Directly in the wake of grander stunts from the 1970s, such as Evel Knievel jumping school busses and the Snake River Canyon, perhaps tree-sitting seemed more in sync with our isolationist tendencies of the early 1980s. Such a stunt may not have worked a few years later in the overt bravado of the Reagan-era Cold War, during which it may have been considered too passive.

But maybe Roy was a bit ahead of his time. In the 1990s and 2000s, tree-sitting would have been taken way too seriously. Reports suggest that young, political idealists from progressive groups such as Earth First! and Greenpeace have employed the act as a form of serious protest in conjunction with both the Paris Accords and recent G7 meetings.

But nobody would rightfully accuse Roy of such blatant political overtones. Despite being 35 miles directly southeast, his stunt had all the makings of pure Hollywood.

“I treated this as a movie production,” he once told People magazine. “I wrote it, I produced it, and I acted in this production. It wasn’t in the script for me to get sick, so I didn’t. I just played my part until the curtain fell.”

And as with any halfway decent Hollywood script, Roy’s stunt didn’t have a prototypical happy ending. There are no records (at least that I could find) indicating that Roy went back to work as an actor or gained any type of notoriety aside from the aforementioned blurb in People and an Associated Press wire story. But he is on that sign, which is perhaps enough.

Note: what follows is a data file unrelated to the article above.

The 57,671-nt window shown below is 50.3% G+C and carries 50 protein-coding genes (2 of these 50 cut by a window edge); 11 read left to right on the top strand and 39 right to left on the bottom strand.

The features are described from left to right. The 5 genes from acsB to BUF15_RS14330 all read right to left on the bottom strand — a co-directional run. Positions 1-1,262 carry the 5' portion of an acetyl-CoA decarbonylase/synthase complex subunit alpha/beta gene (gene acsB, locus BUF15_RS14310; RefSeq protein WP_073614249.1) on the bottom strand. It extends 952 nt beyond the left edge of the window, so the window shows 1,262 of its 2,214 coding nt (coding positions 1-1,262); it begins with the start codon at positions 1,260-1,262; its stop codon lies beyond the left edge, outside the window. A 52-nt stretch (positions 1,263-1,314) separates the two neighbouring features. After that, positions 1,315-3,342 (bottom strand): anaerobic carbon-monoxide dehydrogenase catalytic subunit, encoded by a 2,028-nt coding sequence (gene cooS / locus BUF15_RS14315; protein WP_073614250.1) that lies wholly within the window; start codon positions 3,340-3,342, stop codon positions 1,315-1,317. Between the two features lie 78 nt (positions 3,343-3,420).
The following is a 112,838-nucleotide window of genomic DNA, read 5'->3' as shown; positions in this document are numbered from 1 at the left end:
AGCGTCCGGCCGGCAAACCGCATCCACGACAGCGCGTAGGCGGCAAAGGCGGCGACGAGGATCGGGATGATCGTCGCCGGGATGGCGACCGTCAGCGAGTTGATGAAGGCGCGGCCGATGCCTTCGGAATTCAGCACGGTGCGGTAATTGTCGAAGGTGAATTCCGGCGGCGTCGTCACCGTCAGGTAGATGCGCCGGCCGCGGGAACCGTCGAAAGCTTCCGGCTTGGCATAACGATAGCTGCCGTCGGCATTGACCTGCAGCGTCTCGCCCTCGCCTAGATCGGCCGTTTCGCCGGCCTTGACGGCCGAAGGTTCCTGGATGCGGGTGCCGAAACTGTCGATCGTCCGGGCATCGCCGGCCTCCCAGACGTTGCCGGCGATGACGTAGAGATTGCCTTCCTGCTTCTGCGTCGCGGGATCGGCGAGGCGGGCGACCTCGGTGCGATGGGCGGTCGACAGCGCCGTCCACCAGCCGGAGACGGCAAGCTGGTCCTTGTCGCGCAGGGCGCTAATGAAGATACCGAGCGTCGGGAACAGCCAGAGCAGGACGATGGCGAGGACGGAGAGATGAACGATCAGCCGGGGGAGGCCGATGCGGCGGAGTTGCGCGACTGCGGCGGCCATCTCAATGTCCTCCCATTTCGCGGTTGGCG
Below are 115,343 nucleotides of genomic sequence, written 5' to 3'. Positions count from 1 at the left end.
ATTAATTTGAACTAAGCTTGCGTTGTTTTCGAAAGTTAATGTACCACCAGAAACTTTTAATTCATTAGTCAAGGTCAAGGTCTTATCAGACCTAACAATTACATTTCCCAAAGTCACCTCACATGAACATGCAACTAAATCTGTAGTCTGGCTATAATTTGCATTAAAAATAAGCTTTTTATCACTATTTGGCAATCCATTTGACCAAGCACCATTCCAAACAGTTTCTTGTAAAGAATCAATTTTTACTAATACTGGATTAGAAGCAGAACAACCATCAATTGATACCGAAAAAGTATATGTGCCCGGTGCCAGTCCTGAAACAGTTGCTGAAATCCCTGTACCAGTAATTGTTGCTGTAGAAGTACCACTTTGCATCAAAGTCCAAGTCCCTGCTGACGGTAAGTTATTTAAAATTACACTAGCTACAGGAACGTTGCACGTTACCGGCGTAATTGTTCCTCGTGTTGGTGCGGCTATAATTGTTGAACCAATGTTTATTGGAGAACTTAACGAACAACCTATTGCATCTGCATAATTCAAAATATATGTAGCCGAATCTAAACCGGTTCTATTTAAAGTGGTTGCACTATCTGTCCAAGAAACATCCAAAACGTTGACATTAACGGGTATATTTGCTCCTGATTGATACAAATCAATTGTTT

As for the setting itself? Just a year after Roy descended the wooden ladder for the last time, three Southern California teenagers who had gone to the same Golf N’ Stuff one April night were murdered nearby. According to newspaper accounts, Eddie Kaster had stumbled toward the miniature golf course to alert someone, anyone, of the bodies of his sister, Rachel, and their friend Veronica Flores in the bed of the San Gabriel River, which runs parallel to the property. He died soon after, and the horrific murders were never solved. Greger and others who worked at the miniature golf course at the time recall, rightfully so, that event as “more memorable than the treehouse guy.”

Later that year, the property was once again front and center to some extent with the release of the original Karate Kid (yes, the film with Ralph Macchio), which had scenes filmed there. Collectively, all of the activity surrounding the Norwalk Golf N’ Stuff in and around the early 1980s once prompted a law-school colleague, John Sklut, to opine that the owners should hire a full-time docent.

But for all of the ups and downs that have occurred there, the faded sign remains a visceral reminder to current patrons of perhaps the most quintessential ’80s cultural event that transpired on the grounds. What it does not explain, at least outwardly, is that only in early-’80s Southern California can a grown man sit in a treehouse and be romanticized for it years later.

Cherin is a Los Angeles-based attorney and lobbyist. He lives in Long Beach.